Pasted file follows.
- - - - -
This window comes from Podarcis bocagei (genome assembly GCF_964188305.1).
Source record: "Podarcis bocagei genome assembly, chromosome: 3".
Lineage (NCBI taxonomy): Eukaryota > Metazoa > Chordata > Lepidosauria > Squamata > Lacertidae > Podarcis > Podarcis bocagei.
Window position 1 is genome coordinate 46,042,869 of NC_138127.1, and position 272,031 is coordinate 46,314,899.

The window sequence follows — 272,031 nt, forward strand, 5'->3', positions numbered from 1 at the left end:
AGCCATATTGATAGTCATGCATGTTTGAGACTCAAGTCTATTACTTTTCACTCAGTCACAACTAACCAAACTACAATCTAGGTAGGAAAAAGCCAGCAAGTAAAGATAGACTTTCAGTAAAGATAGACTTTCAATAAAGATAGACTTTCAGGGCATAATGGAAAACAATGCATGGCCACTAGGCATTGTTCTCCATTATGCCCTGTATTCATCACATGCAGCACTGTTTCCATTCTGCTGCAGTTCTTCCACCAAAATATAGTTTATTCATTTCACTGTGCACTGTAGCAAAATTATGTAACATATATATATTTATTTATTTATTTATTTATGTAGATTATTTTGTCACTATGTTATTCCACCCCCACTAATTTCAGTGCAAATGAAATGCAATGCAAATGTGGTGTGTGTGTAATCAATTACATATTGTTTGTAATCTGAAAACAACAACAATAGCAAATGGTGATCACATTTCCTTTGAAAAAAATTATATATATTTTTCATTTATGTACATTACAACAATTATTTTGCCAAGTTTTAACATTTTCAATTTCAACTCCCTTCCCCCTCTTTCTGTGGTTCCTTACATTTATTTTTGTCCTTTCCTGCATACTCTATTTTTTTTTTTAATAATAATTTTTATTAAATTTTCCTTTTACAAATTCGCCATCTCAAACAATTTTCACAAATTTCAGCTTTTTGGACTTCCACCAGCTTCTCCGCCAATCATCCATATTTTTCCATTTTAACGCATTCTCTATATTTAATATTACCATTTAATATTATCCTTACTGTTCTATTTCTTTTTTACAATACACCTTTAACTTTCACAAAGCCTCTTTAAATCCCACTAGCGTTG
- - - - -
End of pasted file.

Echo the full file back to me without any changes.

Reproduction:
This window comes from Podarcis bocagei (genome assembly GCF_964188305.1).
Source record: "Podarcis bocagei genome assembly, chromosome: 3".
Lineage (NCBI taxonomy): Eukaryota > Metazoa > Chordata > Lepidosauria > Squamata > Lacertidae > Podarcis > Podarcis bocagei.
Window position 1 is genome coordinate 46,042,869 of NC_138127.1, and position 272,031 is coordinate 46,314,899.

The window sequence follows — 272,031 nt, forward strand, 5'->3', positions numbered from 1 at the left end:
AGCCATATTGATAGTCATGCATGTTTGAGACTCAAGTCTATTACTTTTCACTCAGTCACAACTAACCAAACTACAATCTAGGTAGGAAAAAGCCAGCAAGTAAAGATAGACTTTCAGTAAAGATAGACTTTCAATAAAGATAGACTTTCAGGGCATAATGGAAAACAATGCATGGCCACTAGGCATTGTTCTCCATTATGCCCTGTATTCATCACATGCAGCACTGTTTCCATTCTGCTGCAGTTCTTCCACCAAAATATAGTTTATTCATTTCACTGTGCACTGTAGCAAAATTATGTAACATATATATATTTATTTATTTATTTATTTATGTAGATTATTTTGTCACTATGTTATTCCACCCCCACTAATTTCAGTGCAAATGAAATGCAATGCAAATGTGGTGTGTGTGTAATCAATTACATATTGTTTGTAATCTGAAAACAACAACAATAGCAAATGGTGATCACATTTCCTTTGAAAAAAATTATATATATTTTTCATTTATGTACATTACAACAATTATTTTGCCAAGTTTTAACATTTTCAATTTCAACTCCCTTCCCCCTCTTTCTGTGGTTCCTTACATTTATTTTTGTCCTTTCCTGCATACTCTATTTTTTTTTTTAATAATAATTTTTATTAAATTTTCCTTTTACAAATTCGCCATCTCAAACAATTTTCACAAATTTCAGCTTTTTGGACTTCCACCAGCTTCTCCGCCAATCATCCATATTTTTCCATTTTAACGCATTCTCTATATTTAATATTACCATTTAATATTATCCTTACTGTTCTATTTCTTTTTTACAATACACCTTTAACTTTCACAAAGCCTCTTTAAATCCCACTAGCGTTG